Above the jungles of Central America, a device aboard an aircraft used millions of laser pulses to penetrate the thick forest canopy and map ancient Mayan settlements in 3-D. That demonstrated the power of LIDAR (Light Detection and Ranging), a technology that has transformed archaeology over the past five years.
LIDAR's ability to image everything down to 1.2 inches (3 centimeters) means that archaeologists can create detailed reconstructions of everything from the siege works outside old U.S. forts to underground tunnels from World War I in France.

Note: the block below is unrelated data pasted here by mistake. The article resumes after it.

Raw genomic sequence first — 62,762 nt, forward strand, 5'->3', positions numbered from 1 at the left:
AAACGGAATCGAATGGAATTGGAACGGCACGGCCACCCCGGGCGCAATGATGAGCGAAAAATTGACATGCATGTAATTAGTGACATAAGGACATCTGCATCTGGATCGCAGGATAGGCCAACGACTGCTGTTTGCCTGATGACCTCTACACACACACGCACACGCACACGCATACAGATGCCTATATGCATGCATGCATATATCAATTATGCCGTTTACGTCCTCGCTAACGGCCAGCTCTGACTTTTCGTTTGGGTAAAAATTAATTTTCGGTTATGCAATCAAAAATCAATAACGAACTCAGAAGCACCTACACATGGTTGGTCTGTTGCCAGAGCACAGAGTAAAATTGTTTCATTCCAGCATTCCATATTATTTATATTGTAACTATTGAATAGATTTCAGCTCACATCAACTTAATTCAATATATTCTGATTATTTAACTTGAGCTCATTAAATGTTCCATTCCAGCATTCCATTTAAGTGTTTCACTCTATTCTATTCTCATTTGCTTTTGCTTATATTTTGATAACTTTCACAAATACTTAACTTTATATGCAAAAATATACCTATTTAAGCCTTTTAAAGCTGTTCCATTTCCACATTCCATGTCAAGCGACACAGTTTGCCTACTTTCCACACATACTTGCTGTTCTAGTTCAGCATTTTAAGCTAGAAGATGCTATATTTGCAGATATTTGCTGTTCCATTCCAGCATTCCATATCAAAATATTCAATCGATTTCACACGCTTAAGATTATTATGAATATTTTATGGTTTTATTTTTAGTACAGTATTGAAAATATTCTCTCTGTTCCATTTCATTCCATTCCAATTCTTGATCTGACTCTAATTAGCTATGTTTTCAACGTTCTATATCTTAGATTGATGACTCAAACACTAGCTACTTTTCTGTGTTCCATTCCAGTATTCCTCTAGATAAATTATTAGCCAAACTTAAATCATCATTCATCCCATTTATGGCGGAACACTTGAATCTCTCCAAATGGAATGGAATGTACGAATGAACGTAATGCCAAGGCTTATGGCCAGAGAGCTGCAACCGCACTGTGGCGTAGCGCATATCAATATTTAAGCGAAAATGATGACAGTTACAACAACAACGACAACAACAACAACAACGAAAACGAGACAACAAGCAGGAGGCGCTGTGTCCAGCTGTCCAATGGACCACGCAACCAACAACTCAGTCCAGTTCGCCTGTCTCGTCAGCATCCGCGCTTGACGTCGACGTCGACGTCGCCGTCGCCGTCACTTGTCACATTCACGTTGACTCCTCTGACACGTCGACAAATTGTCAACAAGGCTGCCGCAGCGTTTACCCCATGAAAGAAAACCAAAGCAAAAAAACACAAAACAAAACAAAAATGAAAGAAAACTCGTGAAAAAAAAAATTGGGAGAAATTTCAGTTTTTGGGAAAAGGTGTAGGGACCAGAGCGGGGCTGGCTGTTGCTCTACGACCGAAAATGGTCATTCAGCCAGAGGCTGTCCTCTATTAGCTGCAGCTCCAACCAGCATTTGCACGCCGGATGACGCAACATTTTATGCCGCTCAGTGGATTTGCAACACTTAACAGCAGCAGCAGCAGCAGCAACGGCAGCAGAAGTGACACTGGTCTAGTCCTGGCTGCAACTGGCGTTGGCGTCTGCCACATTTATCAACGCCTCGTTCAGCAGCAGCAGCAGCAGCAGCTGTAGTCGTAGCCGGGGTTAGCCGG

"Thirty years ago, using photographs and plain old pen and pencil to survey would take weeks," said Tony Pollard, director of the Centre for Battlefield Archaeology at the University of Glasgow in Scotland. "Now, LIDAR can do it in minutes."
The technology can even measure subtle differences in crop height that may reveal buried features in everything from ditches to buildings, said Sarah Parcak, an Egyptologist at the University of Alabama in Birmingham. She added that using such 3-D mapping power with satellite imaging could give archaeologists a powerful combination of tools for the future